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Who Should Undergo Lasik Surgery?

Many people using eyeglasses or contacts everyday
can now receive Lasik surgery.


In order to be considered as a good candidate for Lasik surgery there are some rules you will need to abide by.

Lasik is FDA-approved for those 18 and older. Most providers encourage young adults to wait until their mid-20s. Until this time a person’s prescription may be still changing. Having a stable prescription for at least two years is often required as proof before anyone, young or old, is deemed a good Lasik candidate.

From the point of stable prescription on, most adults concurrently grow their savings, begin traveling for work and pleasure. Perhaps they start developing an irritation or exhaustion with contacts and eye glasses. This creates the popular period during which most people look at Lasik surgery.

Around the age of 40, a person’s eyes start to change. They are usually good candidates for laser surgery. At age 60, the eyes start to change once more. This is when the risk of cataracts increase. Some adults get to age 70 or 80 with no cataracts and have otherwise healthy eyes. Despite being outside the common Lasik age spectrum, these people can be good candidates for laser eye surgery. Age certainly influences one’s Lasik candidacy, but it by no means draws an absolute boundary. If you are in good health, have a stable prescription and are considering Lasik, ask your eye care specialist to assess your candidacy.

Moreover, good candidates should not have any eye diseases for at least one year before the surgery. Also, the cornea should not be scarred. Good candidates should not suffer from the dry eyes syndrome because it can be worse after the Lasik surgery. Pregnant women are prohibited to undergo the Lasik surgery due to the high fluctuations in their hormone levels. Patients suffering from cataracts, advanced glaucoma, corneal disease, corneal thinning disorders or other pre-existing eye diseases are not good candidates.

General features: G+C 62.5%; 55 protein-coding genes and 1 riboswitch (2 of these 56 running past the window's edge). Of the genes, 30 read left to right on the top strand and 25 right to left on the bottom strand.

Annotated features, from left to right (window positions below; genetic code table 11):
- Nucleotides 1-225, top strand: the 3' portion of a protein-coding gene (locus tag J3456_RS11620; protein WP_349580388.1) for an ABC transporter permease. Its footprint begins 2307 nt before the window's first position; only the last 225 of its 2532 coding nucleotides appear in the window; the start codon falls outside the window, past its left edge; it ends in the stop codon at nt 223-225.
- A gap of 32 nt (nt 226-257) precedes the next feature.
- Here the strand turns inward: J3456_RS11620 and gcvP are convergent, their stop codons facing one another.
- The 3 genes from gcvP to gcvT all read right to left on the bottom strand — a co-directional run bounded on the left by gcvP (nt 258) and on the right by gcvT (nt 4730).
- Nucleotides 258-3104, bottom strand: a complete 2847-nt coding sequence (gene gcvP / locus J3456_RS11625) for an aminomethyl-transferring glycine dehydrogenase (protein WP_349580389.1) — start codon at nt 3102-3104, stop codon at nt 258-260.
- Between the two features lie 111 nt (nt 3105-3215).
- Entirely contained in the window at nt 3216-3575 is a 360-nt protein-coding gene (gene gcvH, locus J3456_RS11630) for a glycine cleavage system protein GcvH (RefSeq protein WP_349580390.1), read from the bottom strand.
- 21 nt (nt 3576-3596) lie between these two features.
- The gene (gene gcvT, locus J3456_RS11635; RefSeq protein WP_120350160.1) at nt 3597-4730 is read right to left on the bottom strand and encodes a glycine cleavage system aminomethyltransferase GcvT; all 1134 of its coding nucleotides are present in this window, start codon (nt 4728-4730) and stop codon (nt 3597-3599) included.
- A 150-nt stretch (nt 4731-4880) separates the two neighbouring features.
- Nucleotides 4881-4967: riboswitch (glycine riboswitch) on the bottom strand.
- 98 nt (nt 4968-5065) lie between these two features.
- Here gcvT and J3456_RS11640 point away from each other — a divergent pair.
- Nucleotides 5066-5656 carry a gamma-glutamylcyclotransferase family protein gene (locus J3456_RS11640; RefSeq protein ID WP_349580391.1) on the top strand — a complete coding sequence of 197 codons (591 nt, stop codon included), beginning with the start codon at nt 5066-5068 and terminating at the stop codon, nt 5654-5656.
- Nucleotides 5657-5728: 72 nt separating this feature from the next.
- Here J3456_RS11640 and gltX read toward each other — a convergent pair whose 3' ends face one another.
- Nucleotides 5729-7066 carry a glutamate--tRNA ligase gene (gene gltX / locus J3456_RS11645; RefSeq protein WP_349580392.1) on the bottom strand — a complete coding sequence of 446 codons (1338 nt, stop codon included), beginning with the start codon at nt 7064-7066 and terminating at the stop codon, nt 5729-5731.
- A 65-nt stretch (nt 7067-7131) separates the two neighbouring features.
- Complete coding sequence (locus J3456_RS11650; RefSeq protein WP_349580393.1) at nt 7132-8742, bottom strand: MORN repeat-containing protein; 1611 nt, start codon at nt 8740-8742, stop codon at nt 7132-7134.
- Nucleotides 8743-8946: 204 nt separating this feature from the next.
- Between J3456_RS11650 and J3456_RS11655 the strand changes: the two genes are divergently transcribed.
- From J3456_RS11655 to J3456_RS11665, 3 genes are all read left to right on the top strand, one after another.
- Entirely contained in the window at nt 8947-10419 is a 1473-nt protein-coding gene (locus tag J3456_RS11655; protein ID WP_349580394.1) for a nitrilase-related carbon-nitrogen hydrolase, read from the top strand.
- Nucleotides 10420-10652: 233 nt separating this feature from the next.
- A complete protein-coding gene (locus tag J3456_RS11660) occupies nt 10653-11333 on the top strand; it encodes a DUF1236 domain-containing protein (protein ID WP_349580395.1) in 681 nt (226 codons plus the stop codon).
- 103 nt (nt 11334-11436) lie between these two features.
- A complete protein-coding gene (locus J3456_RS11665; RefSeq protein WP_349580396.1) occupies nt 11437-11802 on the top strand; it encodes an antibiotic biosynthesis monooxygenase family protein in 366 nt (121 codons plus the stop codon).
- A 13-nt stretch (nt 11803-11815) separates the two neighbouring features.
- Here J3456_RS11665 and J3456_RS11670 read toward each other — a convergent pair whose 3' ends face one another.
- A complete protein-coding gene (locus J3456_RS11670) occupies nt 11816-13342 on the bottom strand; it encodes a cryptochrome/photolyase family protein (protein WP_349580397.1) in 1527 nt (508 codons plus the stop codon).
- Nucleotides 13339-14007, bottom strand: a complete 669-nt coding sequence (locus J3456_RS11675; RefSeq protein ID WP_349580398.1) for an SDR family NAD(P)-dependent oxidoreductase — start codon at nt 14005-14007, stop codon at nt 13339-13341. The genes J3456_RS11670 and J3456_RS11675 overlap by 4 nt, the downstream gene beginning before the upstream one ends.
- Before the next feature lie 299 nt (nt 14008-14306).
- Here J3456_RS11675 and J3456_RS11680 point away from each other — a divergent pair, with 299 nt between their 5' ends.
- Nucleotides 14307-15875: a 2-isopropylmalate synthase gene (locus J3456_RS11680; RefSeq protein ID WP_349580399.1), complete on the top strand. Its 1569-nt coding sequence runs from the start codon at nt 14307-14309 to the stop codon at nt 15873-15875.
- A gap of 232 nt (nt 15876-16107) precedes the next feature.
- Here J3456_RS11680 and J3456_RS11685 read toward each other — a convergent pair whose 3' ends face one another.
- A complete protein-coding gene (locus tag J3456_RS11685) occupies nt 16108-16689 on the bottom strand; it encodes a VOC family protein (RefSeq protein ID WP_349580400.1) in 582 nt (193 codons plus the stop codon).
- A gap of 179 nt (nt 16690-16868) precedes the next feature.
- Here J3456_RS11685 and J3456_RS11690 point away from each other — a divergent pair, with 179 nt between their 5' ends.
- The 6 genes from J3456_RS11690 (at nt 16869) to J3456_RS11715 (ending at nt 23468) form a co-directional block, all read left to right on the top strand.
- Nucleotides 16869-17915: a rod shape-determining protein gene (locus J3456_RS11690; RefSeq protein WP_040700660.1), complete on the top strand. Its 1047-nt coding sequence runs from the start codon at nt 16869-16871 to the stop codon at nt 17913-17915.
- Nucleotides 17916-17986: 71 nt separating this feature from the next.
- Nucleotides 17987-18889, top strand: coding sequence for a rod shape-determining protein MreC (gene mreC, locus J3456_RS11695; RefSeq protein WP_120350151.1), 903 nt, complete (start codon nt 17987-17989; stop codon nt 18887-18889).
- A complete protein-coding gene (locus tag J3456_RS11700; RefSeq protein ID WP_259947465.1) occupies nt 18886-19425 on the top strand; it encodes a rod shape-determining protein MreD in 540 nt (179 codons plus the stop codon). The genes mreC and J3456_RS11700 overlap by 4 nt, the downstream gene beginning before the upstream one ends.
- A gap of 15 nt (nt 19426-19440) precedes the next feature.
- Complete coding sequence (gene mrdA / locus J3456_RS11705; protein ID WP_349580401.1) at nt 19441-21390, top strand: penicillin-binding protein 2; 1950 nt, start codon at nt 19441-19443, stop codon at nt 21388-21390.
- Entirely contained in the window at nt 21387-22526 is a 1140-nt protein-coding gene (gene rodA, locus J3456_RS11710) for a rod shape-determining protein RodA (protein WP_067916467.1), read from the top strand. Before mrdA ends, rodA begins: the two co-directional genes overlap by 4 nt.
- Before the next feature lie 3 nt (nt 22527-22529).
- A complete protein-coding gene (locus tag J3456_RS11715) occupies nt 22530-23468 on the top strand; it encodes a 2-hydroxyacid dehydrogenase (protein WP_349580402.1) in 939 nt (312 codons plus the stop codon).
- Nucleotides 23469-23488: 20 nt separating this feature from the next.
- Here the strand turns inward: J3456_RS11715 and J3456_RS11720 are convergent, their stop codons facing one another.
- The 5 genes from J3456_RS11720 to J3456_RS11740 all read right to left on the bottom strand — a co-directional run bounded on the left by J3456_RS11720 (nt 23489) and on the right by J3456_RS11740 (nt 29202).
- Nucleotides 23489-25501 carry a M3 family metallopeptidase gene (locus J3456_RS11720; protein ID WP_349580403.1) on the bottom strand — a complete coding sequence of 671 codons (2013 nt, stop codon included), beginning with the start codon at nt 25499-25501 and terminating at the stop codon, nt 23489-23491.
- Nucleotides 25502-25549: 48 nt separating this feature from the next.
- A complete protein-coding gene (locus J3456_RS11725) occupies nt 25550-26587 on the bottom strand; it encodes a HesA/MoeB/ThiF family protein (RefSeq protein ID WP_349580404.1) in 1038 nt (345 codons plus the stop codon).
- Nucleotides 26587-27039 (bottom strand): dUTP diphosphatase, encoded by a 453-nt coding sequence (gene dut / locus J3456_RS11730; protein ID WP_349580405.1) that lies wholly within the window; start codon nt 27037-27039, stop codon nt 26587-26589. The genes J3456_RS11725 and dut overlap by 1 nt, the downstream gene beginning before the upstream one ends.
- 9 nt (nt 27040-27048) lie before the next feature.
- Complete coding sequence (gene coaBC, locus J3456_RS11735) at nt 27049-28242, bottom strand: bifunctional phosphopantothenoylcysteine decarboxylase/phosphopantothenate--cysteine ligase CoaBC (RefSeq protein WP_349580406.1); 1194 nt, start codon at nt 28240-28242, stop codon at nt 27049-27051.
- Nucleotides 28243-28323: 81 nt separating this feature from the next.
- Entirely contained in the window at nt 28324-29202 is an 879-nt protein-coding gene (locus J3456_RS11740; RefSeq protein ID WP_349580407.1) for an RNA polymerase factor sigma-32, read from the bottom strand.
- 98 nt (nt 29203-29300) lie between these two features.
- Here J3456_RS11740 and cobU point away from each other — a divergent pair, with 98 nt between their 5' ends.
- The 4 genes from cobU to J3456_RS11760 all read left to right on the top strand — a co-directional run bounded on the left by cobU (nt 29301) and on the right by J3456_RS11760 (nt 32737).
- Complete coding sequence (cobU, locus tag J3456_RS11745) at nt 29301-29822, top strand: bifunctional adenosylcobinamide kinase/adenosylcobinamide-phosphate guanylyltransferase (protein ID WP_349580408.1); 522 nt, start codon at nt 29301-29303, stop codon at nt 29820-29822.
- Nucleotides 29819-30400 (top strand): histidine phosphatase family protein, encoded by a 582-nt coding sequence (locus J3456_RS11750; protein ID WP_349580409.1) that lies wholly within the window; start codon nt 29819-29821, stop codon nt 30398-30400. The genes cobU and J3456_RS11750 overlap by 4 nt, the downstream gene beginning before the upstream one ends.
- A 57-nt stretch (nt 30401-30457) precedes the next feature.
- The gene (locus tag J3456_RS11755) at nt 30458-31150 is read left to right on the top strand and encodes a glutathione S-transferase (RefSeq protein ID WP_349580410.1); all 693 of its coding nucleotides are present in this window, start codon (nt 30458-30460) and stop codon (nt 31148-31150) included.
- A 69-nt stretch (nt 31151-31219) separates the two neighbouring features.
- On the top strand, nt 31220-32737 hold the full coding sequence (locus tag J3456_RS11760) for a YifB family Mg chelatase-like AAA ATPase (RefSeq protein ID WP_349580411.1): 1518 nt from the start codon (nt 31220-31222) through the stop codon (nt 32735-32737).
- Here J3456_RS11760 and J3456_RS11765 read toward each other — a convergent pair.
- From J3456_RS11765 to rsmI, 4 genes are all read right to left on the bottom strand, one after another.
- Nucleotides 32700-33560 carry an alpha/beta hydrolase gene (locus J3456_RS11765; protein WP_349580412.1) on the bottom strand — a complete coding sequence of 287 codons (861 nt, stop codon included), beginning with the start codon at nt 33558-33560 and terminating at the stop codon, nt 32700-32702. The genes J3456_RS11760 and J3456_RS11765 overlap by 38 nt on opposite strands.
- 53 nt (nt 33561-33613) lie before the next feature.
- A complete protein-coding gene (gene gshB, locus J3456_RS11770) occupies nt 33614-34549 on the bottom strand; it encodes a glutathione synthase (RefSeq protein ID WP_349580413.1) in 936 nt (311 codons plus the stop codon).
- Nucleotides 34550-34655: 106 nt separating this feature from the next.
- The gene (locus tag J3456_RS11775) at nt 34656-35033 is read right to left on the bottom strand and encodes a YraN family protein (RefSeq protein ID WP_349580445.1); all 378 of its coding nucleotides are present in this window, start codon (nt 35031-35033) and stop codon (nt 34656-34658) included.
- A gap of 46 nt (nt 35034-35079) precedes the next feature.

You should remember that surgery is not risk free. Good candidates should fully understand those risks. Otherwise you are definitely not a good candidate for Lasik surgery. Good candidates make sure they understand how Lasik surgery works and the benefits before undergoing surgery.

Houman Ahdieh, MD
Lehigh Valley Center for Sight


Ten Common Questions About Age-Related Macular Degeneration


For Ophthalmology, 3D Printing Eliminates Human Donors and Costly Middlemen


3D printing sounds like a concept from a sci-fi movie or an Isaac Asimov novel. It involves creating a physical, three-dimensional object from a digital file. The technology has been used for some time in niche markets, generally for prototyping. However, new breakthroughs are propelling 3D printing into the mainstream, and the technology is poised to cause serious disruptions in manufacturing and healthcare.

A recent PricewaterhouseCoopers survey of US manufacturers revealed that two out of three companies have already begun adopting 3D printing, from experimenting with the technology to using it to create final products. The same survey found that about 30% of manufacturers believe widespread adoption of 3D printing will revolutionize supply chains, shrinking them so that end-users get ahold of products faster, and without the need for costly.

Some of the most fascinating applications for 3D printing can be found within the healthcare industry. Already, enterprising researchers are using the technology to manufacture artificial tissue, organs, and the equipment needed to perform treatment procedures. For the field of ophthalmology, this can present tremendous benefits. A 3D printer can utilize patients’ cells to create their own transplant organs, or print intraocular cataract lenses and artificial eyes. The technology shrinks the healthcare supply chain, reducing a patient’s and clinican’s dependence on costly equipment, long turnaround times for custom devices, and even human eye donors.